Durbin works with New York senator to delay flood insurance requirements
U.S. Senator Dick Durbin, D-Springfield, has joined Sen. Chuck Schumer, D-N.Y., to introduce a bill to delay the Federal Emergency Management Agency's mandatory flood insurance purchase rules for five years.
The Durbin-Schumer bill would apply to towns with newly designated flood maps across the country -- including the metro-east, where up to 150,000 properties will be affected in Madison, St. Clair and Monroe counties, according to a statement Durbin issued Wednesday.
As a result of signing on to the Schumer bill, Durbin dropped the stand-alone bill he had sponsored and submitted to the Senate Banking Committee in September.
That earlier bill included a provision that calls for a five-year delay in the flood maps as part of a measure to reauthorize the federal flood insurance program.
The Durbin-Schumer bill mirrors a measure that U.S. Rep. Jerry Costello, D-Belleville, had earlier this year got passed in the House, but has stalled in the Senate.
Costello applauded the Senate measure that Durbin has signed onto, predicting it will succeed in the House, because his own bill contained provisions that "received overwhelming, bipartisan support" in that chamber, "and will benefit the entire country. I hope they can be passed in the Senate before the end of the year."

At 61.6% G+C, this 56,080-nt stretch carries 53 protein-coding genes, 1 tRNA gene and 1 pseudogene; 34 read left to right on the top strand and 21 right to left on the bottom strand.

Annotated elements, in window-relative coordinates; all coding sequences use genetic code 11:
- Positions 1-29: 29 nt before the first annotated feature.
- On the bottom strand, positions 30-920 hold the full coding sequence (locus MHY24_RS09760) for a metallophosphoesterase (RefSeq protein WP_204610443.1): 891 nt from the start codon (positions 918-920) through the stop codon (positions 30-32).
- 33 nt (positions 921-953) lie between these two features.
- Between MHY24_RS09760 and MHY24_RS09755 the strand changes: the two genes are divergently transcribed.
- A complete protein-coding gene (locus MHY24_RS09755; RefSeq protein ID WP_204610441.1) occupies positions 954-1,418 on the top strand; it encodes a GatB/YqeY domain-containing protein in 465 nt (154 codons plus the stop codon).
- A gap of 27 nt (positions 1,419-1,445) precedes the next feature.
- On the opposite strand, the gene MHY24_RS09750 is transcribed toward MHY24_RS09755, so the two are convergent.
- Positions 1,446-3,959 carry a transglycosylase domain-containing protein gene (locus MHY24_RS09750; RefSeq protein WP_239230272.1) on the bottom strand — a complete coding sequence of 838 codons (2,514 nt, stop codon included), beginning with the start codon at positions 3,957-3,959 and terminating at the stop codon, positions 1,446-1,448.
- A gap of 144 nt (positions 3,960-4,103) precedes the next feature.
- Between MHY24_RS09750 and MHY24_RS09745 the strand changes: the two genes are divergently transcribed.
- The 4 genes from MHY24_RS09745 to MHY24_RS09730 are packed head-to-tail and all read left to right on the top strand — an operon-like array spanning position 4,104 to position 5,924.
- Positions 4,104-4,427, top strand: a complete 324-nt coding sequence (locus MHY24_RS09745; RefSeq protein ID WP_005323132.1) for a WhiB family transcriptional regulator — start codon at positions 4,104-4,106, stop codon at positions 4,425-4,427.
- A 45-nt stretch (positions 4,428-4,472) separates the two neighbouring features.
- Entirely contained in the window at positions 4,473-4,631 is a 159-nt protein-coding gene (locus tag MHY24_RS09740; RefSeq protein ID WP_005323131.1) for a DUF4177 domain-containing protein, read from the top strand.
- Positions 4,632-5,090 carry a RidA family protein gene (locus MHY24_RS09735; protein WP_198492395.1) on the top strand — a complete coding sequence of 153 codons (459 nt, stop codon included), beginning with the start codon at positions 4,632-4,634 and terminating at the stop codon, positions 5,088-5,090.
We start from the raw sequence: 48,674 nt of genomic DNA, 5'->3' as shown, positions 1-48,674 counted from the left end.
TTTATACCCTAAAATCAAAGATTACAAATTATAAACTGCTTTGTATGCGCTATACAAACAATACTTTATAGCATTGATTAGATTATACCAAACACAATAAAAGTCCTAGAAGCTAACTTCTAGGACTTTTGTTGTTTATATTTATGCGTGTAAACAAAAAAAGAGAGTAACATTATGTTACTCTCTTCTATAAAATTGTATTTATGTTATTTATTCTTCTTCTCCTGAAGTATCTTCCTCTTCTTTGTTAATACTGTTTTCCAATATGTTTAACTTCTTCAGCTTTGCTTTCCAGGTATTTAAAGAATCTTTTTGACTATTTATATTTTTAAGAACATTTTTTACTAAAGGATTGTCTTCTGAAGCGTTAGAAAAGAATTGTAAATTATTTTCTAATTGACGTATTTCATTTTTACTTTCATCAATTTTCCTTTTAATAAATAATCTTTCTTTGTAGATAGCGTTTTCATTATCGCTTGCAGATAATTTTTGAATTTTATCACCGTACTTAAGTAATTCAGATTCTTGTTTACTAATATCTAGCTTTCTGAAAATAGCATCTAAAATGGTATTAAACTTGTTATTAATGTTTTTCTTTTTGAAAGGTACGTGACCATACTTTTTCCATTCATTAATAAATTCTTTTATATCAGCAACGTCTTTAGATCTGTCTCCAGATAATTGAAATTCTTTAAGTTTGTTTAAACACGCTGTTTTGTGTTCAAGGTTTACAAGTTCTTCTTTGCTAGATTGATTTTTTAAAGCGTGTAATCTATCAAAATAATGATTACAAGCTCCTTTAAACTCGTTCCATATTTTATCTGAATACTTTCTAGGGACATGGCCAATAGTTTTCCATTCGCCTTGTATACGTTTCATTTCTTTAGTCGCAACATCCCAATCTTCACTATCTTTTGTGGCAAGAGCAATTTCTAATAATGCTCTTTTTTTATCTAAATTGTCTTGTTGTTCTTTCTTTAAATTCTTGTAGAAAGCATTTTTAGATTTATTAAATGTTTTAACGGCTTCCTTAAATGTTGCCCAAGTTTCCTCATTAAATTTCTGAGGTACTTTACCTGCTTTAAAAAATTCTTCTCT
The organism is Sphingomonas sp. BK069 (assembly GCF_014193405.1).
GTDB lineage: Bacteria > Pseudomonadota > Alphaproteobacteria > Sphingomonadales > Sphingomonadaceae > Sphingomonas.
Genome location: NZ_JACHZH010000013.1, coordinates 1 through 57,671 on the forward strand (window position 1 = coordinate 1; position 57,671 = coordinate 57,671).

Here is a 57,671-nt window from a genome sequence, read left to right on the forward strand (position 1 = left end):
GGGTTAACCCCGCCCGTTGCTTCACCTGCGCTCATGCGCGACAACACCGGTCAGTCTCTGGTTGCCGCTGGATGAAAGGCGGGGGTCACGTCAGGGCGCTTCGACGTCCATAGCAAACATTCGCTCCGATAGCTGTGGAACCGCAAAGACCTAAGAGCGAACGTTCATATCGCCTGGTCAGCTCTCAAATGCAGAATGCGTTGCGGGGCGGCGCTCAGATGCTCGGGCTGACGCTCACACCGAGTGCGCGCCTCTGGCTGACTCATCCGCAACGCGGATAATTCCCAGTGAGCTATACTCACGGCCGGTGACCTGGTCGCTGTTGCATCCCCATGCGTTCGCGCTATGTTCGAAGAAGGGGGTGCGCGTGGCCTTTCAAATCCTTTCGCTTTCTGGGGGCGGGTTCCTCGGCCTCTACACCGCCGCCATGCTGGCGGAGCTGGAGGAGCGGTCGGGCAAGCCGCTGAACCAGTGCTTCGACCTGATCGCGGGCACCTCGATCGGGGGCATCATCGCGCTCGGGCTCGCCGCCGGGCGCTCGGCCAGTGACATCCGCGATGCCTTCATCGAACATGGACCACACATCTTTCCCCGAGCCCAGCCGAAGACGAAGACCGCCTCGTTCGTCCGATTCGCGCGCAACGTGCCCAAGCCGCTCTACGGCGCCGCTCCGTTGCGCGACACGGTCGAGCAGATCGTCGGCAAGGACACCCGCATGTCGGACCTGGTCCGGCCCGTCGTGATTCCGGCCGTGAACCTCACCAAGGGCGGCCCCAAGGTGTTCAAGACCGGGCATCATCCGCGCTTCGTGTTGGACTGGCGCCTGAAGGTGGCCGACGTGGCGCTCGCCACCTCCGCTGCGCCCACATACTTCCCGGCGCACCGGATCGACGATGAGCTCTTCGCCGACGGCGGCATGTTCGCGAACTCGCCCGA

Under FEMA's current timetable, new flood maps are set to take effect in January. If they do, that would mean dramatically higher flood insurance premiums for tens of thousands of American Bottoms property owners, forcing many homeowners and businesses to flee, according to metro-east leaders.
Durbin's statement, however, does not address the strong possibility the Durbin-Schumer bill could be blocked by the Senate's Republican minority for the final days of the post-election Congress.
Senate Republicans have threatened to stall almost all Democratic-backed legislation until the Senate passes bills to extend expiring tax cuts -- including those for American's earning more than $250,000 annually -- and to fund the federal government.
In a Washington Post story published Wednesday, however, Durbin expressed optimism that Senate leaders could reach across the aisle to compromise on the tax cuts issue.
"We've got a path forward," Durbin said in the wake of a meeting on the new START treaty, a proposed arms control aimed at cutting nuclear weapons stockpiles in the United States and Russia that Republicans seek to block.